Whale Museum Closes

Maybe the big guys went north? No, these whales are dead

BY JORGE A. RUIZ-ESPARZA

With only a bit more than a month having passed after the closure of La Paz’s popular whale museum, we feel it’s been gone longer. We were only warned early in July or we might have copped some souvenirs. Just kidding, we don’t pick off museum pieces.

Our whale museum was recognized as the one with the largest variety of whale specimens in all of Latin America. It was perhaps deemed small for a museum in general if you’re used to going to the Smithsonian, but enormous for locals, whale-lovers, and scientists.

The mere location of the museum rendered it iconic, as 30 out of the 86 cetacean species on earth are found on this peninsula and 28 specifically in the bay of La Paz. You don’t usually find such a diverse ecosystem. But that didn’t stop the museum from closing. It was very visible right on the Malecon.

The exhibition pieces are being stored in someone’s house. Some pieces will be sent to other museums and some kept here in the state, but right now they’re sorting what goes, what goes into storage.

 Opening a new museum is still in the discussion stage, or possibly already planned but they’re not telling the public. The idea of using the former desalination plant has been considered and that possibility still exists, though the distance from the historic downtown center to the former desal plant would possibly cut down on potential visitors.

The amount of cetaceans would probably be few in comparison to the original collection of 88 specimens, 48 of which were exhibited during the existence of the museum. As a result, the right to brag for being a museum with a notably large amount of whale species would be lost unless more specimens were to be bought or donated. The chances of that are increasingly slim, since no physical site exists. Either way, the director still plans for the museum to be reopened within the municipality of La Paz if possible, but by no means outside of the state of Baja California Sur.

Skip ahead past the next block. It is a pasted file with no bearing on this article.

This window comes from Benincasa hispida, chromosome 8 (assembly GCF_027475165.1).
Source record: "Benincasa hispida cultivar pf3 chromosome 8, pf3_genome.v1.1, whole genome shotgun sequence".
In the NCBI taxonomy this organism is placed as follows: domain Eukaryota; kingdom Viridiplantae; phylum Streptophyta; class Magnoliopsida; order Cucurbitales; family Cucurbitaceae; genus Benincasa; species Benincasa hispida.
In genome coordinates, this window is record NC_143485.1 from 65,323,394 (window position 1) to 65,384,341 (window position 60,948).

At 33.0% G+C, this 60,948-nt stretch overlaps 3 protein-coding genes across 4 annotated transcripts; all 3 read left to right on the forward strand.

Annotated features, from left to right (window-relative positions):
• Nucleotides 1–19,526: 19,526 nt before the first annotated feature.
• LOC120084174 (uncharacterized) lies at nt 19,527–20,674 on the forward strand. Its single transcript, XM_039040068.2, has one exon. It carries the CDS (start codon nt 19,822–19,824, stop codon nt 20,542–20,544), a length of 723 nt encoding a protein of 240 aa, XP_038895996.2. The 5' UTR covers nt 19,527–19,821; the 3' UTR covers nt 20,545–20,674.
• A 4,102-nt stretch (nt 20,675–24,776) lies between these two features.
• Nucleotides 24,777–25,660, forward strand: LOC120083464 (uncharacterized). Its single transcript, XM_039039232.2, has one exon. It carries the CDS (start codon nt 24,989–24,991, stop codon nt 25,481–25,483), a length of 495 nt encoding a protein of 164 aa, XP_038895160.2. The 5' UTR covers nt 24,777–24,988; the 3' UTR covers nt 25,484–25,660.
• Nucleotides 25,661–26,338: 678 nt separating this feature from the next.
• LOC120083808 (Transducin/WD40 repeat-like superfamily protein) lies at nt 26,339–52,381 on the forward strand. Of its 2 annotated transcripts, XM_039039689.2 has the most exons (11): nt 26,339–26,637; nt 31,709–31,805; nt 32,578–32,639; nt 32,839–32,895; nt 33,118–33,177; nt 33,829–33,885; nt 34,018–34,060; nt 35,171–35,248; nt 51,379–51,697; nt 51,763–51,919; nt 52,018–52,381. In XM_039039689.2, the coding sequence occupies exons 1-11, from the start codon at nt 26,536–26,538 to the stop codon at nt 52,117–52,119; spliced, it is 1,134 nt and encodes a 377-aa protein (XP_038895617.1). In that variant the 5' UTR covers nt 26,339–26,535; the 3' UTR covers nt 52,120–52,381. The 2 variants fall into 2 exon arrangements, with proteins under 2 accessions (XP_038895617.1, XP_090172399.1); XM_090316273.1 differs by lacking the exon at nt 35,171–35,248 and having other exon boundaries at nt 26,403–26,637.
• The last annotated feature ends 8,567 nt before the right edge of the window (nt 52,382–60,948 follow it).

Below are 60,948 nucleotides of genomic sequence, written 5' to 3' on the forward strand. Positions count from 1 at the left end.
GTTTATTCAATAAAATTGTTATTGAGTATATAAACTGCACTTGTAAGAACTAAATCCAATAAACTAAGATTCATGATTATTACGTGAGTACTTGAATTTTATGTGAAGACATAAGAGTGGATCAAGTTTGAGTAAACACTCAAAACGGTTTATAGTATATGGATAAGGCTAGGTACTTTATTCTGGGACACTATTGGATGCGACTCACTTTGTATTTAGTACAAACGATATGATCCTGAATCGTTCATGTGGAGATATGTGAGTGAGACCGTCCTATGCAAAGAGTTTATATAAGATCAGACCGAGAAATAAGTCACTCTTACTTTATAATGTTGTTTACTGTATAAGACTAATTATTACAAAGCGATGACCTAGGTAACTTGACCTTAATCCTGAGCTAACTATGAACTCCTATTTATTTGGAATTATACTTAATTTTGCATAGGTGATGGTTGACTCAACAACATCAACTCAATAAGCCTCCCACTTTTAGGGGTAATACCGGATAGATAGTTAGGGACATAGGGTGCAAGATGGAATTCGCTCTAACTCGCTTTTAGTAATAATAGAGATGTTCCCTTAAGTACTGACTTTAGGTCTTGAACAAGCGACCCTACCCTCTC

For now each artifact is stored away in an undisclosed private residence until a new location is confirmed. The main website is still up and running though it has not had any activity or updates since the museum was closed. Their official Facebook page, on the other hand, has grown weary of this controversy and all the questions and is periodically informing followers of the entire process and of the state of the artifacts, along with information on similar museums around the country. Let’s cross our fingers and hope that BCS gets another whale museum soon.